It is interesting that some attribute the phrase “Monkey on my back” to an older phrase: “Monkey on the roof,” which referred to one’s mortgage. Well, call it a monkey or a 900-pound gorilla – either way – Bank of America just loosed some kind of opposable-thumb animal from its back. One troubling aspect of the major post-housing boom bank settlements (among many others for certain) is that much of the settlement payouts will come in the form of “consumer relief,” which includes: loan modification for distressed borrowers, including FHA-insured borrowers, new loans to credit worthy borrowers struggling to get a loan in the nation’s hardest hit areas, borrowers who lost homes to foreclosure or short sales, and moderate income first-time homebuyers, reductions in mortgage principal and monthly payments for consumers struggling to hold onto their homes, funds to take over and tear down derelict housing, and assistance for building or refurbishing affordable rental properties. For instance, in the recently-announced Bank of America settlement, of the $16.65 billion, Bank of America will shell out $7 billion in “consumer relief.” While this is certainly welcome news, for many, this kind of relief is no longer even an issue, as so many people lost their homes to foreclosure.
I am convinced that if the major banks could have simply written down principal, reset interest rates, or made it easier to short sale a house, much of the initial pain of the financial crisis might have been averted. However, the securitization of so many of the loans that Countrywide, Washington Mutual, and other mortgage mills were packaging and sending the secondary markets made it systemically impossible for many of the mortgage servicers to really do anything to help homeowners facing nasty rate resets or unforeseen circumstances. Securitization has made decision making nearly impossible, as trusts with many, many investors simply cannot make the day-to-day decisions on individual mortgage cases.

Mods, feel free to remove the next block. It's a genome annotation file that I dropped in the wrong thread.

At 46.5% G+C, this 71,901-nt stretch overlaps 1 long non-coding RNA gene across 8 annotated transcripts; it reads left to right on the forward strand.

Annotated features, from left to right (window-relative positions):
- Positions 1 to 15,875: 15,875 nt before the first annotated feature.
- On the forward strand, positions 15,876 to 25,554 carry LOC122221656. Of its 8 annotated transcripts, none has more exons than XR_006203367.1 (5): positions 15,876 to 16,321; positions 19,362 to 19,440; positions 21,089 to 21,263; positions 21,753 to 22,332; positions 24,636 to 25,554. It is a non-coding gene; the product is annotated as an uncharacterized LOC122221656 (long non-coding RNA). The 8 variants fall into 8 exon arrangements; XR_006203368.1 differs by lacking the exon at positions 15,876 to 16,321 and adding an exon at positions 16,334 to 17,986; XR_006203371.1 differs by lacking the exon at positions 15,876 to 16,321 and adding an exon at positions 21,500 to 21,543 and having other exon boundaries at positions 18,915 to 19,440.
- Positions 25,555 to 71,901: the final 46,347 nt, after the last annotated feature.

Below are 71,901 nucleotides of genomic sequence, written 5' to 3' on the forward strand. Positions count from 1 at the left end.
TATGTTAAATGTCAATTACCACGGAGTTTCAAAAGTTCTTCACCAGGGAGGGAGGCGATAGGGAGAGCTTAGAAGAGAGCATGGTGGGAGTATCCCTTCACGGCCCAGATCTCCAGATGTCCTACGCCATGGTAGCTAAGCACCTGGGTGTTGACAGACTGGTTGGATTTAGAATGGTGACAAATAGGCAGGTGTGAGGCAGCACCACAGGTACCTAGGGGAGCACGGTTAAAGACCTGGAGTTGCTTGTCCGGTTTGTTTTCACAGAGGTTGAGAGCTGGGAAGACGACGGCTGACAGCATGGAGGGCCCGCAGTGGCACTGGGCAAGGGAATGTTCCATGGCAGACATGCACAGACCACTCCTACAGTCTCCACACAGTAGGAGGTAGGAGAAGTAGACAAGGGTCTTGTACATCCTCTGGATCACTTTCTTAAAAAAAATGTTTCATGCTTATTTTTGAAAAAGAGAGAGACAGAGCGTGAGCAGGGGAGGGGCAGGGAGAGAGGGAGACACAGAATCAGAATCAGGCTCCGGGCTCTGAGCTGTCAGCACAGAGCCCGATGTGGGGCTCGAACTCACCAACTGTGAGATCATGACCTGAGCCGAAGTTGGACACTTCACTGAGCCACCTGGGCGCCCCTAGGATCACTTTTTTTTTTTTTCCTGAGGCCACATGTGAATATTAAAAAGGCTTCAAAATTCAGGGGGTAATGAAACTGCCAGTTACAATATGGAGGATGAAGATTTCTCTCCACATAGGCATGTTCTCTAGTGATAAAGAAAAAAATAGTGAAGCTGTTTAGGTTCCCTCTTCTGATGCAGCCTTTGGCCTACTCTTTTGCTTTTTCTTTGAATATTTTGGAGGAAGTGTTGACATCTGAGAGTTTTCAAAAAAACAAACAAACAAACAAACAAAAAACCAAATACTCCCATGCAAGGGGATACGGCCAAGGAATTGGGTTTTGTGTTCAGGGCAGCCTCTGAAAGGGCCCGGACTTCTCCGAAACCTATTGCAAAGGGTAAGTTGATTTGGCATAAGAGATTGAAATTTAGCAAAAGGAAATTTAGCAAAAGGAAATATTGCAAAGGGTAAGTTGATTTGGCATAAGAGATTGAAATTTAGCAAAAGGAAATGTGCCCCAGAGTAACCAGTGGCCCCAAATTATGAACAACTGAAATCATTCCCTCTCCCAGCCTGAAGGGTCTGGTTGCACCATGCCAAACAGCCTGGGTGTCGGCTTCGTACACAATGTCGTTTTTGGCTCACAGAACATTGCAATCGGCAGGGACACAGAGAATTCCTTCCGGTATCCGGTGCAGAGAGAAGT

Now, I am not all cozy on the side of many housing advocates and others who simply want to take every opportunity to lay the blame on the banks, thought there is much to point at indeed. The housing bubble, its subsequent burst, and the attendant pain to follow was a complex web of communal bad decision making, greed, and stupidity. Let’s be honest here. Fortunately, the settlements seem to be getting more focused and addressing past deficiencies, such as the consequential tax hit that some may face when receiving relief, especially since the expiration of the Mortgage Debt Relief Act of 2007. Indeed, as part of the Bank of America settlement, it may pay up to $490 million to cover taxes distressed homeowners may owe when some of their mortgage debt is forgiven. In coming months, Bank of America will be responsible for scouring its mortgage portfolios, identifying eligible homeowners and contacting them for relief or homeowners can contact 877-488-7814 for more information as to whether they may be eligible.
No easy answers in all this, but at least the government has continue to wage battle against the top financial firms, even if they will never exact the amount of flesh necessary to really make these banks think twice about pursuing greed in the same fashion as they did in the last run up. Sadly, there is little evidence in history to suggest it will not happen again – the only difference being the asset.